Walking through old town, dodging massive tour groups, made it difficult to get the historical feel of the old town.  The architecture was fantastic with all of the detail - lions leaning out of the corner of a building, sun dials on another wall, etc., but the Old Town Square, Rynek Starego Miasta, was packed with cafe chairs and vendors selling kitschy tourist stuff.  One odd point of interest was the smallest house in Poland, wedged in a row of houses on Kanonia street.  I measured just a meter wide!  We passed through the old town and headed north, beyond the large barbican that once protected the bridge.  Another industrious duo were offering to pretend to cut your head off with their very convincing executioners sword so you could get a photo.  Rob declined and we moved on to visit the Madame Marie Sclodwaska-Curie Museum on 16 Freta Street, in the house where she was born.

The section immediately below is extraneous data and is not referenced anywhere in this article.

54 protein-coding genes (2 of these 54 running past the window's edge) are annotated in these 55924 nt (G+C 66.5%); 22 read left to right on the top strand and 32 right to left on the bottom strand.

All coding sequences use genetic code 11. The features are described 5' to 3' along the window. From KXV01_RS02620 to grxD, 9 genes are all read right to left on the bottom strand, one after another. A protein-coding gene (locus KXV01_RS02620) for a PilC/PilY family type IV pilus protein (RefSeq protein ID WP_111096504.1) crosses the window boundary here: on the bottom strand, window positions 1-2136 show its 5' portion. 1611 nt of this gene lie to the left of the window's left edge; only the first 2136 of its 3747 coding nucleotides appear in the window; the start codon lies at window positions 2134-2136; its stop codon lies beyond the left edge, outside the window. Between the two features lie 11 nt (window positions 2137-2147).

More commonly known by her married name, Madam Curie, she was one of the world's greatest scientists, women and Poles.  In order to get the education not allowed to women under Russian controlled Poland she left her country and later married the French scientist, Pierre Curie.  In 1903, along with her husband and their colleague, Henri Becquerel, she was awarded a Nobel Prize in Physics for their discovery of the radioactive elements polonium (derived from the word Poland) and radium.   She was the first women to receive a Nobel Prize in science.  In 1906 Pierre Curie was offered the position of Director of the Physics Laboratory at the Sorbonne.  Killed in a carriage accident before he could take the position, Madame Curie was offered and accepted it to become the first women to be director of a research laboratory.  In 1911 she received a second Nobel Prize in Chemistry.  The museum was modest but covered the importance of her work.  She died of leukemia in 1934 due to her research with radium.

Heading back into old town Rob again dodged the executioners and we found a kebab restaurant to eat lunch.  After months of hot dogs and piroshigis the kebab sandwiches were a welcomed change and fortunately a popular fast food in Poland.